by Greg Rucka, Michael Lark, Santi Arcas, and Jodi Wynne; Image Comics
In the comic Lazarus, the world is ruled by plutocrat families which function essentially as corporate royalty. Forever, the protagonist of the comic, is a genetically engineered supersoldier who exists both as an enforcer and a junior member of the Carlyle plutocrat family which rules much of western North America. An important aspect of Forever's life are the complicated family dynamics of the Carlyle family, particularly her relationship to her father, the head of the family and business, and de facto ruler of the Carlyle domain. It is a strange relationship and Malcolm, her father is an interesting and intimidating character.
Malcolm Carlyle is portrayed as an authoritative character. He is white, apparently middle-aged, and has a generally stern baring. He dresses in a grown up, all business way usually wearing suits or dress shirts. He is always seen in command of the room he is in with his family members, and even members of other plutocrat families deferring to him. Malcolm Carlyle is obviously a big deal in a very consistent, systemic way.
The thing is, Malcolm Carlyle is also portrayed as a big deal using a really cool comic trick in Lazarus Vol. 3.
Which of course, involves some *SPOILERS*
The story of this page is that Forever, acting in her capacity of Family Lazarus is sent to deliver a message to her counterpart from a rival family. The goal of her trip is to negotiate a Conclave, a gathering of the plutocrat families, to settle a dispute. What is so remarkable about this sequence is that the actual negotiations depicted occur silently, and are instead narrated in the instructions Malcolm Carlyle gives Forever. This choice depicts Malcolm as being a deeply cunning and prescient strategist that can accurately predict the shape of the negotiations ahead of time. It is also a choice that lends Malcolm an authorial voice: this page reads less like conventional narration than as a literal script dictating how the scene and artwork should look. This script-iness is built into the structure of the narration captions as they, unlike normal narration in Lazarus, blend into the gutters of the page and appear to somewhat outside the bounds of the panels and comic world. Collectively this lends suggests Malcolm exerts a great deal of power and control to the point that it can seem that he is writing the comic world he inhabits. Which is really, really smart and interesting comics.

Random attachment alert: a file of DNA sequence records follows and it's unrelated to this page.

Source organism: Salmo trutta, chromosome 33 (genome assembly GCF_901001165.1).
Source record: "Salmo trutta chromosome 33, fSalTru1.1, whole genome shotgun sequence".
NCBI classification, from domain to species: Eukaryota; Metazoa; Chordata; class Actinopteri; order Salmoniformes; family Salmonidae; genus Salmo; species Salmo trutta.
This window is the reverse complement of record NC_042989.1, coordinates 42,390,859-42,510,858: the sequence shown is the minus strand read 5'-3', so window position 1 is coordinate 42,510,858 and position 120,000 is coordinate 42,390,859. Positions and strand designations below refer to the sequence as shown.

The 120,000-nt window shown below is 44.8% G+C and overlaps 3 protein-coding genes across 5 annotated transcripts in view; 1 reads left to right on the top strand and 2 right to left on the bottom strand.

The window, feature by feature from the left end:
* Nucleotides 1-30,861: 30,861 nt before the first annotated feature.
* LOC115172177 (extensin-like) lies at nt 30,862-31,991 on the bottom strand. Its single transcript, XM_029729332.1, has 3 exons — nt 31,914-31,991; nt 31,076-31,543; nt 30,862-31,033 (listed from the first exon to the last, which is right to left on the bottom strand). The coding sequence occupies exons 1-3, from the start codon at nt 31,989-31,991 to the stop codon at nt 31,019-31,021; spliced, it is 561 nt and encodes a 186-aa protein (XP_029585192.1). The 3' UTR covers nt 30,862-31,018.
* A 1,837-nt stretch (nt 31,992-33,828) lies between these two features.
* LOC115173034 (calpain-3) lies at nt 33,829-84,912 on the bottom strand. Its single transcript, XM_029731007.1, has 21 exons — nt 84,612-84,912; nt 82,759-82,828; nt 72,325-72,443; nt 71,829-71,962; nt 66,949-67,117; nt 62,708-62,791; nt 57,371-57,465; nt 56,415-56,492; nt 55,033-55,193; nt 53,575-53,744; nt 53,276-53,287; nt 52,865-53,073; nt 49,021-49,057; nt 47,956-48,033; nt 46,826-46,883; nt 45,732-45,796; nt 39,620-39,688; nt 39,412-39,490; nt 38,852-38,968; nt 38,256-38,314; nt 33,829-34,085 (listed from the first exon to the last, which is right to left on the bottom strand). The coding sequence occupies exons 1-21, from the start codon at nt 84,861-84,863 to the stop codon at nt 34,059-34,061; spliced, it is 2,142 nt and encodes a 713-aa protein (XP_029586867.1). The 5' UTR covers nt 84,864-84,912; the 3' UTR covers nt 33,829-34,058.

And why I totally accept Malcolm Carlyle as a truly intelligent and formidable leader.